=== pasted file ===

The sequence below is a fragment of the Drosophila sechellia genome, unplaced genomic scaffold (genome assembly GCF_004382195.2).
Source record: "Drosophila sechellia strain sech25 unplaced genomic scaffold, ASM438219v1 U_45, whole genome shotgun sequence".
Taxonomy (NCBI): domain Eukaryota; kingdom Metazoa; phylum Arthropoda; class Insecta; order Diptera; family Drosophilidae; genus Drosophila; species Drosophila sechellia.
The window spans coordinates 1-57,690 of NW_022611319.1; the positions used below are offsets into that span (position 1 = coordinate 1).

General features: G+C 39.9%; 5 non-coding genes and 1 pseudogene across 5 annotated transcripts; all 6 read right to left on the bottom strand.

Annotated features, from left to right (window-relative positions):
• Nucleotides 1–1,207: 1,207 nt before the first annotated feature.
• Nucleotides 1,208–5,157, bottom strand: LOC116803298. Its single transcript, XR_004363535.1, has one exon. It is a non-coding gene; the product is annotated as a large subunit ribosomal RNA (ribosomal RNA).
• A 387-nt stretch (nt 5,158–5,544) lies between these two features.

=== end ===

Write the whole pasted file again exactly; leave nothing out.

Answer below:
The sequence below is a fragment of the Drosophila sechellia genome, unplaced genomic scaffold (genome assembly GCF_004382195.2).
Source record: "Drosophila sechellia strain sech25 unplaced genomic scaffold, ASM438219v1 U_45, whole genome shotgun sequence".
Taxonomy (NCBI): domain Eukaryota; kingdom Metazoa; phylum Arthropoda; class Insecta; order Diptera; family Drosophilidae; genus Drosophila; species Drosophila sechellia.
The window spans coordinates 1-57,690 of NW_022611319.1; the positions used below are offsets into that span (position 1 = coordinate 1).

General features: G+C 39.9%; 5 non-coding genes and 1 pseudogene across 5 annotated transcripts; all 6 read right to left on the bottom strand.

Annotated features, from left to right (window-relative positions):
• Nucleotides 1–1,207: 1,207 nt before the first annotated feature.
• Nucleotides 1,208–5,157, bottom strand: LOC116803298. Its single transcript, XR_004363535.1, has one exon. It is a non-coding gene; the product is annotated as a large subunit ribosomal RNA (ribosomal RNA).
• A 387-nt stretch (nt 5,158–5,544) lies between these two features.